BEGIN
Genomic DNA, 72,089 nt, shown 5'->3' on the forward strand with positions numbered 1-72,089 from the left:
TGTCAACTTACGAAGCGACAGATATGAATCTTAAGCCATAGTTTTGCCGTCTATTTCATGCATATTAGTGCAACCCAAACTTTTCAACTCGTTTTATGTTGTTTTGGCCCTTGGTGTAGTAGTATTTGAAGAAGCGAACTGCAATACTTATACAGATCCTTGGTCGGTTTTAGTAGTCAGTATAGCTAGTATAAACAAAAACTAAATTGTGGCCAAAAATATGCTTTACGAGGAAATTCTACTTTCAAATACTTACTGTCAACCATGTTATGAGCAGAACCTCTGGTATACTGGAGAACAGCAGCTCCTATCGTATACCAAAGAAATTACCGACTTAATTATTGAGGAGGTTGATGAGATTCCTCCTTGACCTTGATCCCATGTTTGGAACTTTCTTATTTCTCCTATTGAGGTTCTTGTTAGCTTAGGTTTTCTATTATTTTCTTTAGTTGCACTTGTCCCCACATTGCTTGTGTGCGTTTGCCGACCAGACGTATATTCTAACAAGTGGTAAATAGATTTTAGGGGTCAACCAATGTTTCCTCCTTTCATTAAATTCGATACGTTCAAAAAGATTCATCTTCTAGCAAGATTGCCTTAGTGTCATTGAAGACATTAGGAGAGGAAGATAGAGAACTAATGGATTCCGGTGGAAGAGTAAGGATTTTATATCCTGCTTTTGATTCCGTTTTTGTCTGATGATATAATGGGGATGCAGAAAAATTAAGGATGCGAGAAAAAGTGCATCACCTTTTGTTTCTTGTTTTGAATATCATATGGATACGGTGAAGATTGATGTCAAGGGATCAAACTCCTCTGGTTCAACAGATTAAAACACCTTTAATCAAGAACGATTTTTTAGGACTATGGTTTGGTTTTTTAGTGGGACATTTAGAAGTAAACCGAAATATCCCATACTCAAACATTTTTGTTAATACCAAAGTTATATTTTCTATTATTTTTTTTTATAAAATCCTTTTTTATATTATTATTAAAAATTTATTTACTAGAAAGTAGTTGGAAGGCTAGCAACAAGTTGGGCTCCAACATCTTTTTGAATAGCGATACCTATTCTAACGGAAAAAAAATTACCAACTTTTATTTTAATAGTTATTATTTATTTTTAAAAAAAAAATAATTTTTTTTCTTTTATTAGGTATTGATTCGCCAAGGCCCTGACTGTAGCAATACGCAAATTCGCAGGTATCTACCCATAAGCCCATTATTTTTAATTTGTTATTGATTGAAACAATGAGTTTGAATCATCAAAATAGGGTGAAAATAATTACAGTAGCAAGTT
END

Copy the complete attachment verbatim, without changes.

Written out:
Genomic DNA, 72,089 nt, shown 5'->3' on the forward strand with positions numbered 1-72,089 from the left:
TGTCAACTTACGAAGCGACAGATATGAATCTTAAGCCATAGTTTTGCCGTCTATTTCATGCATATTAGTGCAACCCAAACTTTTCAACTCGTTTTATGTTGTTTTGGCCCTTGGTGTAGTAGTATTTGAAGAAGCGAACTGCAATACTTATACAGATCCTTGGTCGGTTTTAGTAGTCAGTATAGCTAGTATAAACAAAAACTAAATTGTGGCCAAAAATATGCTTTACGAGGAAATTCTACTTTCAAATACTTACTGTCAACCATGTTATGAGCAGAACCTCTGGTATACTGGAGAACAGCAGCTCCTATCGTATACCAAAGAAATTACCGACTTAATTATTGAGGAGGTTGATGAGATTCCTCCTTGACCTTGATCCCATGTTTGGAACTTTCTTATTTCTCCTATTGAGGTTCTTGTTAGCTTAGGTTTTCTATTATTTTCTTTAGTTGCACTTGTCCCCACATTGCTTGTGTGCGTTTGCCGACCAGACGTATATTCTAACAAGTGGTAAATAGATTTTAGGGGTCAACCAATGTTTCCTCCTTTCATTAAATTCGATACGTTCAAAAAGATTCATCTTCTAGCAAGATTGCCTTAGTGTCATTGAAGACATTAGGAGAGGAAGATAGAGAACTAATGGATTCCGGTGGAAGAGTAAGGATTTTATATCCTGCTTTTGATTCCGTTTTTGTCTGATGATATAATGGGGATGCAGAAAAATTAAGGATGCGAGAAAAAGTGCATCACCTTTTGTTTCTTGTTTTGAATATCATATGGATACGGTGAAGATTGATGTCAAGGGATCAAACTCCTCTGGTTCAACAGATTAAAACACCTTTAATCAAGAACGATTTTTTAGGACTATGGTTTGGTTTTTTAGTGGGACATTTAGAAGTAAACCGAAATATCCCATACTCAAACATTTTTGTTAATACCAAAGTTATATTTTCTATTATTTTTTTTTATAAAATCCTTTTTTATATTATTATTAAAAATTTATTTACTAGAAAGTAGTTGGAAGGCTAGCAACAAGTTGGGCTCCAACATCTTTTTGAATAGCGATACCTATTCTAACGGAAAAAAAATTACCAACTTTTATTTTAATAGTTATTATTTATTTTTAAAAAAAAAATAATTTTTTTTCTTTTATTAGGTATTGATTCGCCAAGGCCCTGACTGTAGCAATACGCAAATTCGCAGGTATCTACCCATAAGCCCATTATTTTTAATTTGTTATTGATTGAAACAATGAGTTTGAATCATCAAAATAGGGTGAAAATAATTACAGTAGCAAGTT